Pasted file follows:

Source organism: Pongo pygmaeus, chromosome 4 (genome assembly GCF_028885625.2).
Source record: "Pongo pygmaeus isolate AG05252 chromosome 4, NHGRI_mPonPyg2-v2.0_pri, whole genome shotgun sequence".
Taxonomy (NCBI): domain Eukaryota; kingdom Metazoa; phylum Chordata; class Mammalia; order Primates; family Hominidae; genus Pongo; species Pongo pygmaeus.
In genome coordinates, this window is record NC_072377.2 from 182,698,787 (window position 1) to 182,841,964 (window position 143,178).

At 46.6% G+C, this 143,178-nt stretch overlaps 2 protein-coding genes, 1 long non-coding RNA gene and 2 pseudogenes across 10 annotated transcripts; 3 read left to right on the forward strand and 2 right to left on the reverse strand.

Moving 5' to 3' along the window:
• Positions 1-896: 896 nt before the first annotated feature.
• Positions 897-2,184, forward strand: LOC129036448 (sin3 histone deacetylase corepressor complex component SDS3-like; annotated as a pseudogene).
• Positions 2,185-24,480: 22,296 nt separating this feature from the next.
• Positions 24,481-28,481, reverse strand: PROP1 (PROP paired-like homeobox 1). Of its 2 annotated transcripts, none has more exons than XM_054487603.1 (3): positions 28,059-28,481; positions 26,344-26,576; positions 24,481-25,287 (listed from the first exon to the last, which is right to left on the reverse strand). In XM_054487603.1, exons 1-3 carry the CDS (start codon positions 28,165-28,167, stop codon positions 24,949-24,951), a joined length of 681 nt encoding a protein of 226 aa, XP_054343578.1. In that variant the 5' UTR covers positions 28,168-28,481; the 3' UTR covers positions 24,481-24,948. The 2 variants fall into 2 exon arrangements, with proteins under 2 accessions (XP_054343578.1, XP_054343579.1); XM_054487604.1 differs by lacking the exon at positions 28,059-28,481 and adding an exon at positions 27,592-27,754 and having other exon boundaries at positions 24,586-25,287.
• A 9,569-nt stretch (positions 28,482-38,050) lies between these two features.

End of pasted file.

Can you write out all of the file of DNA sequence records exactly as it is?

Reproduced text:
Source organism: Pongo pygmaeus, chromosome 4 (genome assembly GCF_028885625.2).
Source record: "Pongo pygmaeus isolate AG05252 chromosome 4, NHGRI_mPonPyg2-v2.0_pri, whole genome shotgun sequence".
Taxonomy (NCBI): domain Eukaryota; kingdom Metazoa; phylum Chordata; class Mammalia; order Primates; family Hominidae; genus Pongo; species Pongo pygmaeus.
In genome coordinates, this window is record NC_072377.2 from 182,698,787 (window position 1) to 182,841,964 (window position 143,178).

At 46.6% G+C, this 143,178-nt stretch overlaps 2 protein-coding genes, 1 long non-coding RNA gene and 2 pseudogenes across 10 annotated transcripts; 3 read left to right on the forward strand and 2 right to left on the reverse strand.

Moving 5' to 3' along the window:
• Positions 1-896: 896 nt before the first annotated feature.
• Positions 897-2,184, forward strand: LOC129036448 (sin3 histone deacetylase corepressor complex component SDS3-like; annotated as a pseudogene).
• Positions 2,185-24,480: 22,296 nt separating this feature from the next.
• Positions 24,481-28,481, reverse strand: PROP1 (PROP paired-like homeobox 1). Of its 2 annotated transcripts, none has more exons than XM_054487603.1 (3): positions 28,059-28,481; positions 26,344-26,576; positions 24,481-25,287 (listed from the first exon to the last, which is right to left on the reverse strand). In XM_054487603.1, exons 1-3 carry the CDS (start codon positions 28,165-28,167, stop codon positions 24,949-24,951), a joined length of 681 nt encoding a protein of 226 aa, XP_054343578.1. In that variant the 5' UTR covers positions 28,168-28,481; the 3' UTR covers positions 24,481-24,948. The 2 variants fall into 2 exon arrangements, with proteins under 2 accessions (XP_054343578.1, XP_054343579.1); XM_054487604.1 differs by lacking the exon at positions 28,059-28,481 and adding an exon at positions 27,592-27,754 and having other exon boundaries at positions 24,586-25,287.
• A 9,569-nt stretch (positions 28,482-38,050) lies between these two features.